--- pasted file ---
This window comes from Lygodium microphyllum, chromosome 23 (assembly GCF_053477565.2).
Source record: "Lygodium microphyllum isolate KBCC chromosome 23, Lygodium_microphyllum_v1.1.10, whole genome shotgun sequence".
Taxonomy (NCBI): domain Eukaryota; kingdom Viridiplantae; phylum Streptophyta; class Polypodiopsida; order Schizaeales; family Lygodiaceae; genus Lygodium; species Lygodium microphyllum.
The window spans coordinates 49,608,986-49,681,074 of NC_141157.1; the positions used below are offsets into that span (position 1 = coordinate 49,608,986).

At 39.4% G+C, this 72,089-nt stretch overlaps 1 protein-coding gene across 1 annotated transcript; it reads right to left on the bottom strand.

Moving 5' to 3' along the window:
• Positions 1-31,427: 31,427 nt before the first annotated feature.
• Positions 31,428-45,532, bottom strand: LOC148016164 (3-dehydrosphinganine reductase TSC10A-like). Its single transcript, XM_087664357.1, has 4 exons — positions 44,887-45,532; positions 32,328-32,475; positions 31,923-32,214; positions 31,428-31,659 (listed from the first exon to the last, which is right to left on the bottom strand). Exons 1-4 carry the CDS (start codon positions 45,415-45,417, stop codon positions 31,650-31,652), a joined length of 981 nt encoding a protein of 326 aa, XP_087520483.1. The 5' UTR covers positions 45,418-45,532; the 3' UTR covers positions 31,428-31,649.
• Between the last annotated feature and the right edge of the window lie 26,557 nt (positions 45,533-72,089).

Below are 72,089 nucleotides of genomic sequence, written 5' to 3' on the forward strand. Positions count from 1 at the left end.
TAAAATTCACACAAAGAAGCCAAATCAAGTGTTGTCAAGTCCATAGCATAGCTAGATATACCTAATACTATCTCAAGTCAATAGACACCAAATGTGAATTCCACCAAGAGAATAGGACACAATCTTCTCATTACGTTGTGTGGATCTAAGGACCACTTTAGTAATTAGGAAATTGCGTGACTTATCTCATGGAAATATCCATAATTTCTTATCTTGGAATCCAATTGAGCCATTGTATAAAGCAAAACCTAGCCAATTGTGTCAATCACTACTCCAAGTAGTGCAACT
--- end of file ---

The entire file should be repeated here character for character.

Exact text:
This window comes from Lygodium microphyllum, chromosome 23 (assembly GCF_053477565.2).
Source record: "Lygodium microphyllum isolate KBCC chromosome 23, Lygodium_microphyllum_v1.1.10, whole genome shotgun sequence".
Taxonomy (NCBI): domain Eukaryota; kingdom Viridiplantae; phylum Streptophyta; class Polypodiopsida; order Schizaeales; family Lygodiaceae; genus Lygodium; species Lygodium microphyllum.
The window spans coordinates 49,608,986-49,681,074 of NC_141157.1; the positions used below are offsets into that span (position 1 = coordinate 49,608,986).

At 39.4% G+C, this 72,089-nt stretch overlaps 1 protein-coding gene across 1 annotated transcript; it reads right to left on the bottom strand.

Moving 5' to 3' along the window:
• Positions 1-31,427: 31,427 nt before the first annotated feature.
• Positions 31,428-45,532, bottom strand: LOC148016164 (3-dehydrosphinganine reductase TSC10A-like). Its single transcript, XM_087664357.1, has 4 exons — positions 44,887-45,532; positions 32,328-32,475; positions 31,923-32,214; positions 31,428-31,659 (listed from the first exon to the last, which is right to left on the bottom strand). Exons 1-4 carry the CDS (start codon positions 45,415-45,417, stop codon positions 31,650-31,652), a joined length of 981 nt encoding a protein of 326 aa, XP_087520483.1. The 5' UTR covers positions 45,418-45,532; the 3' UTR covers positions 31,428-31,649.
• Between the last annotated feature and the right edge of the window lie 26,557 nt (positions 45,533-72,089).

Below are 72,089 nucleotides of genomic sequence, written 5' to 3' on the forward strand. Positions count from 1 at the left end.
TAAAATTCACACAAAGAAGCCAAATCAAGTGTTGTCAAGTCCATAGCATAGCTAGATATACCTAATACTATCTCAAGTCAATAGACACCAAATGTGAATTCCACCAAGAGAATAGGACACAATCTTCTCATTACGTTGTGTGGATCTAAGGACCACTTTAGTAATTAGGAAATTGCGTGACTTATCTCATGGAAATATCCATAATTTCTTATCTTGGAATCCAATTGAGCCATTGTATAAAGCAAAACCTAGCCAATTGTGTCAATCACTACTCCAAGTAGTGCAACT